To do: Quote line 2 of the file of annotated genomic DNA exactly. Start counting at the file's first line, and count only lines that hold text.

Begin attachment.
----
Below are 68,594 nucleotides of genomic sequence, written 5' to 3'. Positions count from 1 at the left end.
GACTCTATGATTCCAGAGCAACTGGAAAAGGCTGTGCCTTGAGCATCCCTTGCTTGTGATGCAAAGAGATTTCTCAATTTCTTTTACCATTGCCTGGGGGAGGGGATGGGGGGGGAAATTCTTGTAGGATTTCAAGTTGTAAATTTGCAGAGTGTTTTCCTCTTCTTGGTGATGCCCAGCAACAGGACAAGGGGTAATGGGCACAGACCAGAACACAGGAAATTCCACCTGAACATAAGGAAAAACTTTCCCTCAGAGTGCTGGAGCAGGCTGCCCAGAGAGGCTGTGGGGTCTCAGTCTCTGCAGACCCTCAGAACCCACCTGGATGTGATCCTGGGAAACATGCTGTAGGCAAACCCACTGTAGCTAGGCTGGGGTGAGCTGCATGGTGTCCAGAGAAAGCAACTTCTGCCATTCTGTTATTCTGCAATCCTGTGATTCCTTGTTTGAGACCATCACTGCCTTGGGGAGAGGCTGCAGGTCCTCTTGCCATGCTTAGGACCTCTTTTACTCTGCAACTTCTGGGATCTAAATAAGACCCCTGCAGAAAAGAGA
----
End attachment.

GACTCTATGATTCCAGAGCAACTGGAAAAGGCTGTGCCTTGAGCATCCCTTGCTTGTGATGCAAAGAGATTTCTCAATTTCTTTTACCATTGCCTGGGGGAGGGGATGGGGGGGGAAATTCTTGTAGGATTTCAAGTTGTAAATTTGCAGAGTGTTTTCCTCTTCTTGGTGATGCCCAGCAACAGGACAAGGGGTAATGGGCACAGACCAGAACACAGGAAATTCCACCTGAACATAAGGAAAAACTTTCCCTCAGAGTGCTGGAGCAGGCTGCCCAGAGAGGCTGTGGGGTCTCAGTCTCTGCAGACCCTCAGAACCCACCTGGATGTGATCCTGGGAAACATGCTGTAGGCAAACCCACTGTAGCTAGGCTGGGGTGAGCTGCATGGTGTCCAGAGAAAGCAACTTCTGCCATTCTGTTATTCTGCAATCCTGTGATTCCTTGTTTGAGACCATCACTGCCTTGGGGAGAGGCTGCAGGTCCTCTTGCCATGCTTAGGACCTCTTTTACTCTGCAACTTCTGGGATCTAAATAAGACCCCTGCAGAAAAGAGA